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Title: A test of the Geographic Mosaic Theory of Coevolution: investigating widespread species of Amazonian Protium (Burseraceae) trees, their chemical defenses, and their associated herbivore faunas
Introduction Plants and their insect herbivores represent a large fraction of the species in Amazonian forests and are often directly implicated in the origin and maintenance of biodiversity at local and regional scales. How these interactions may change over geographic distance is unknown because very few studies have investigated the herbivore fauna and defense chemicals of any host plant species at multiple sites in tropical forests. One hypothesis, the Geographic Mosaic Theory of Coevolution, predicts that if herbivore assemblages turn over in different parts of a plant’s range, then plant defense chemicals should also change, reflecting local selection pressures. Methods We tested this theory by studying 12 species of Protium (Burseraceae) trees that occur in both Iquitos, Peru, and Manaus, Brazil, in rainforests separated by 1500 km. We surveyed all insects observed directly feeding on the plants in both locations for 48 weeks in Manaus and 64 weeks in Iquitos. We analyzed the secondary metabolites in the leaves of all species in both locations using GC/MS and HPLC. Results and Discussion Although in both locations we found that Protium herbivores were dominated by insects from the orders Hemiptera, Coleoptera and Lepidoptera, we found almost complete turnover in the herbivore species composition in the two sites, and each host plant species had a different assemblage of herbivores in each location. Comparing the phylogenetic beta-diversity, we found low similarity in herbivore phylogenetic relatedness between host plant species in the two locations. However, the secondary metabolites found within a Protium species were similar across the two locations. We found no strong evidence that individuals from a host plant species in Iquitos or Manaus expressed locally-adapted defense chemicals, as individuals from geographic locations did not form clusters when looking at patterns of chemical similarity. These results are not consistent with the Geographic Mosaic Theory of Coevolution. The most intriguing pattern we found was a strong correlation between the diversity of herbivores per host plant species in both locations. We also found that plants with high chemical richness had lower numbers of herbivore species and numbers of total herbivores in both locations. We conclude that high chemical diversity is the most effective strategy for Protium trees to reduce insect herbivore attacks. We speculate that each secondary metabolite is effective at repelling only a few insect herbivores, and that different chemicals are likely effective in different parts of a plants’ geographic range. Future studies should investigate additional locations and additional natural enemies (i.e., fungal pathogens) to test the hypothesis that chemical diversity reduces attack from natural enemies and may explain the ecological and evolutionary success of rainforest trees over time and space.  more » « less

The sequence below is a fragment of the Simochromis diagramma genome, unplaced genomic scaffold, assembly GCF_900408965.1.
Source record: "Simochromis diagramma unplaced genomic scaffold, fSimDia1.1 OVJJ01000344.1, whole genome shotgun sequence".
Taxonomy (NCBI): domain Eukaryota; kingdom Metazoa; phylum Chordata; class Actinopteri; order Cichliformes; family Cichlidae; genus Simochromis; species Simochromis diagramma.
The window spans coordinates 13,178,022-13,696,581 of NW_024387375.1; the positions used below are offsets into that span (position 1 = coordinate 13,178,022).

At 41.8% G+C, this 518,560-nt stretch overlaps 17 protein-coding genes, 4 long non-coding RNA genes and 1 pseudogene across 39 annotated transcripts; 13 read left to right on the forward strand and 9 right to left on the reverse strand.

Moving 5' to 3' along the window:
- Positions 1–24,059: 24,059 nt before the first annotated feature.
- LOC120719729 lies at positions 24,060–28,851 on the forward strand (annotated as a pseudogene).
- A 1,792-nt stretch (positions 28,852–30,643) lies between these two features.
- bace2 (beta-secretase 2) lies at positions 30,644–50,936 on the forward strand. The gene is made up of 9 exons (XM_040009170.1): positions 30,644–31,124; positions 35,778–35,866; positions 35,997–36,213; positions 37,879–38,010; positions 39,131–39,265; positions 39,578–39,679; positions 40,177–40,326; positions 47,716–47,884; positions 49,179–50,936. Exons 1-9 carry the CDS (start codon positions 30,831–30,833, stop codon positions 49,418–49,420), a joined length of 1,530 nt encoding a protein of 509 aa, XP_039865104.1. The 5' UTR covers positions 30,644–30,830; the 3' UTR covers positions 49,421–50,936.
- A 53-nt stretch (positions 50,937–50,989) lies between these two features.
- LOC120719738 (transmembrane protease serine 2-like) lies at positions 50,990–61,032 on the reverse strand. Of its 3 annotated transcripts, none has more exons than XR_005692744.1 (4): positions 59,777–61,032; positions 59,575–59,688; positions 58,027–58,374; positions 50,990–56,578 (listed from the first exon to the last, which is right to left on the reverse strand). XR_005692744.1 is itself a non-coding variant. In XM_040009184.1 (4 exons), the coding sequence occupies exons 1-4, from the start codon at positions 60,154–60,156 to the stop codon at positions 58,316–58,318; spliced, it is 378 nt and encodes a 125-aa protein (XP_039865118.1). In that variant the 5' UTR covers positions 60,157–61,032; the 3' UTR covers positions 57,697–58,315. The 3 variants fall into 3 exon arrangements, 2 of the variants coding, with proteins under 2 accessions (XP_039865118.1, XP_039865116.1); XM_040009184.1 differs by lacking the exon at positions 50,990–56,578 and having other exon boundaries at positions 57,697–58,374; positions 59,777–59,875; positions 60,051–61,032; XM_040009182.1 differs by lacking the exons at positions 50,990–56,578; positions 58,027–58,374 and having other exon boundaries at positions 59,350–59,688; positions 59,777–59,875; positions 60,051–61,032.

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Frontiers in Ecology and Evolution
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Sponsoring Org:
National Science Foundation
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